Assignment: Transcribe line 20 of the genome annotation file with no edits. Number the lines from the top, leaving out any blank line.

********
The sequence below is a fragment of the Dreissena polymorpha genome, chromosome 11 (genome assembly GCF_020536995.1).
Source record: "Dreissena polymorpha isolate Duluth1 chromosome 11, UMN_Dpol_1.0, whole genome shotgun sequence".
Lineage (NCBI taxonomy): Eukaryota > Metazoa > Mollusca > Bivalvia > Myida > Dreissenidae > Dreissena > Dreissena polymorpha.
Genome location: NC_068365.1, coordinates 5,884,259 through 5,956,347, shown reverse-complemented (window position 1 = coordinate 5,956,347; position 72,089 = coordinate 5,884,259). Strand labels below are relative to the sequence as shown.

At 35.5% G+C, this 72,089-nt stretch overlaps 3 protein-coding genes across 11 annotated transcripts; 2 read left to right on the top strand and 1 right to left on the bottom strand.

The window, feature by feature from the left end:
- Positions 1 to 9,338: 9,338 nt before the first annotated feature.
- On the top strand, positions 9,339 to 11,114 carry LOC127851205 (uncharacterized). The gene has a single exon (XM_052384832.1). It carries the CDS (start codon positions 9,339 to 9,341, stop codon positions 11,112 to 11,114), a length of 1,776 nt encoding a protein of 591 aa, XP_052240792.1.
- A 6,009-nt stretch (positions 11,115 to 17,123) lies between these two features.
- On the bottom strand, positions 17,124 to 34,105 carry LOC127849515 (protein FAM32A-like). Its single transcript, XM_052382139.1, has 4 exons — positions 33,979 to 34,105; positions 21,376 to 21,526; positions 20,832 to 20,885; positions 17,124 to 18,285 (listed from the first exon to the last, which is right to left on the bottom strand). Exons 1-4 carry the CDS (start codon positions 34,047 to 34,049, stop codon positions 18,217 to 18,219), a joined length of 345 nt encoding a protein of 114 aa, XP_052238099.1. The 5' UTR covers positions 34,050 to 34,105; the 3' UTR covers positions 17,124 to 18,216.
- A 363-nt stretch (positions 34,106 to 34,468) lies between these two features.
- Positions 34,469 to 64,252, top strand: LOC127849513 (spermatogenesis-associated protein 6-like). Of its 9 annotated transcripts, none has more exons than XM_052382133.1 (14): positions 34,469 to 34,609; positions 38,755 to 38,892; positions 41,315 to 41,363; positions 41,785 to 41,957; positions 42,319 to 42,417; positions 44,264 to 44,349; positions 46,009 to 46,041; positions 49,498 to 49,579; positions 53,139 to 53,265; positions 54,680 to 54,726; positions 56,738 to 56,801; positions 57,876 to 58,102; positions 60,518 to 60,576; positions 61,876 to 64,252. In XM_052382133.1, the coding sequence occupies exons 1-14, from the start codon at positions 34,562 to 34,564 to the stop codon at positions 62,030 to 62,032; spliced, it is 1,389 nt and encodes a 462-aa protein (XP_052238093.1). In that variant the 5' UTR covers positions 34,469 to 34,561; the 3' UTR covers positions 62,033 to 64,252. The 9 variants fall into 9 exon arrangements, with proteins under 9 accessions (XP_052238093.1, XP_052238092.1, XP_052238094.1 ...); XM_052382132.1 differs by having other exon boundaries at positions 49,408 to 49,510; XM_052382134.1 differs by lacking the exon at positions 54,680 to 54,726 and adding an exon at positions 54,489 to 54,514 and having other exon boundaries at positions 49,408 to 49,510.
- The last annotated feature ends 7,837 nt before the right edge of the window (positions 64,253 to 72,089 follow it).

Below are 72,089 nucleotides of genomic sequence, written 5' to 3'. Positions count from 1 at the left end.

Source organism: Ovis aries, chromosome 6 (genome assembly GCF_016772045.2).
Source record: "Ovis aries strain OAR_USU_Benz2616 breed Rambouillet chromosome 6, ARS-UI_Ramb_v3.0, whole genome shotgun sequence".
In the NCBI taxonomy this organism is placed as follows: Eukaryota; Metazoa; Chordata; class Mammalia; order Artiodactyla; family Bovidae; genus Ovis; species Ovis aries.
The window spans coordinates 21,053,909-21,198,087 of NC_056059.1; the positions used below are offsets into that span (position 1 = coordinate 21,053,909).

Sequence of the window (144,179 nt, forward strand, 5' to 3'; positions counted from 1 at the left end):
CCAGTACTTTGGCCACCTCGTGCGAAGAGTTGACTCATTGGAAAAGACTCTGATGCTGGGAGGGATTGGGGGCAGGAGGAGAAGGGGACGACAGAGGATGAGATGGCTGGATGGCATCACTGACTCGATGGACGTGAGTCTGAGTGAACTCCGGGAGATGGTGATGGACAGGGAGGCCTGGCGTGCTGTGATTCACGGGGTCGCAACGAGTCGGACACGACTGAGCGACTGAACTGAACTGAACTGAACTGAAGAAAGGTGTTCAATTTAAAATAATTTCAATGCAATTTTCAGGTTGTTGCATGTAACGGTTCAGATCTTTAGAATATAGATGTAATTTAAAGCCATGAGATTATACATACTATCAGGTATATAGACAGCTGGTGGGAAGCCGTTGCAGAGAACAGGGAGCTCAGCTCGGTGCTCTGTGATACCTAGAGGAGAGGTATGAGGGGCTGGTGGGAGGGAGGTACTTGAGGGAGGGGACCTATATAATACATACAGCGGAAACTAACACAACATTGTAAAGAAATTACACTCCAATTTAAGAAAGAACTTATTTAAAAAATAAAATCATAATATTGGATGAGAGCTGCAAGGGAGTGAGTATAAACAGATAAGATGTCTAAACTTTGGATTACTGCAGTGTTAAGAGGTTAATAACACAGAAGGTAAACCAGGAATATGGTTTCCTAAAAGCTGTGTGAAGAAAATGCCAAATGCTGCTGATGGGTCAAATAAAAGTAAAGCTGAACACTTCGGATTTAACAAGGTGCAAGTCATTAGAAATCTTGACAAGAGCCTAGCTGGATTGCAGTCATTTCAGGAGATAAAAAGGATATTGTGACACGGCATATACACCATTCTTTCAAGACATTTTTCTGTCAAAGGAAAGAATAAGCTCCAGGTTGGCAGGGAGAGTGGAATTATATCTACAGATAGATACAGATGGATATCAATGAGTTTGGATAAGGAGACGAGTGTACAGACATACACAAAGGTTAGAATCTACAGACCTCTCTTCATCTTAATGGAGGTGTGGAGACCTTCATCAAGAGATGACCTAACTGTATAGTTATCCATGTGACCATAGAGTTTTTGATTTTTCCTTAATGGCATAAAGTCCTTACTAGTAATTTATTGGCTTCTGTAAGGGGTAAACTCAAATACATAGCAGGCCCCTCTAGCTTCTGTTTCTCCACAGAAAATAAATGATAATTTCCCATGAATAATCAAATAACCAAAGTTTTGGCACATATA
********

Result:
CCAGTACTTTGGCCACCTCGTGCGAAGAGTTGACTCATTGGAAAAGACTCTGATGCTGGGAGGGATTGGGGGCAGGAGGAGAAGGGGACGACAGAGGATGAGATGGCTGGATGGCATCACTGACTCGATGGACGTGAGTCTGAGTGAACTCCGGGAGATGGTGATGGACAGGGAGGCCTGGCGTGCTGTGATTCACGGGGTCGCAACGAGTCGGACACGACTGAGCGACTGAACTGAACTGAACTGAACTGAAGAAAGGTGTTCAATTTAAAATAATTTCAATGCAATTTTCAGGTTGTTGCATGTAACGGTTCAGATCTTTAGAATATAGATGTAATTTAAAGCCATGAGATTATACATACTATCAGGTATATAGACAGCTGGTGGGAAGCCGTTGCAGAGAACAGGGAGCTCAGCTCGGTGCTCTGTGATACCTAGAGGAGAGGTATGAGGGGCTGGTGGGAGGGAGGTACTTGAGGGAGGGGACCTATATAATACATACAGCGGAAACTAACACAACATTGTAAAGAAATTACACTCCAATTTAAGAAAGAACTTATTTAAAAAATAAAATCATAATATTGGATGAGAGCTGCAAGGGAGTGAGTATAAACAGATAAGATGTCTAAACTTTGGATTACTGCAGTGTTAAGAGGTTAATAACACAGAAGGTAAACCAGGAATATGGTTTCCTAAAAGCTGTGTGAAGAAAATGCCAAATGCTGCTGATGGGTCAAATAAAAGTAAAGCTGAACACTTCGGATTTAACAAGGTGCAAGTCATTAGAAATCTTGACAAGAGCCTAGCTGGATTGCAGTCATTTCAGGAGATAAAAAGGATATTGTGACACGGCATATACACCATTCTTTCAAGACATTTTTCTGTCAAAGGAAAGAATAAGCTCCAGGTTGGCAGGGAGAGTGGAATTATATCTACAGATAGATACAGATGGATATCAATGAGTTTGGATAAGGAGACGAGTGTACAGACATACACAAAGGTTAGAATCTACAGACCTCTCTTCATCTTAATGGAGGTGTGGAGACCTTCATCAAGAGATGACCTAACTGTATAGTTATCCATGTGACCATAGAGTTTTTGATTTTTCCTTAATGGCATAAAGTCCTTACTAGTAATTTATTGGCTTCTGTAAGGGGTAAACTCAAATACATAGCAGGCCCCTCTAGCTTCTGTTTCTCCACAGAAAATAAATGATAATTTCCCATGAATAATCAAATAACCAAAGTTTTGGCACATATA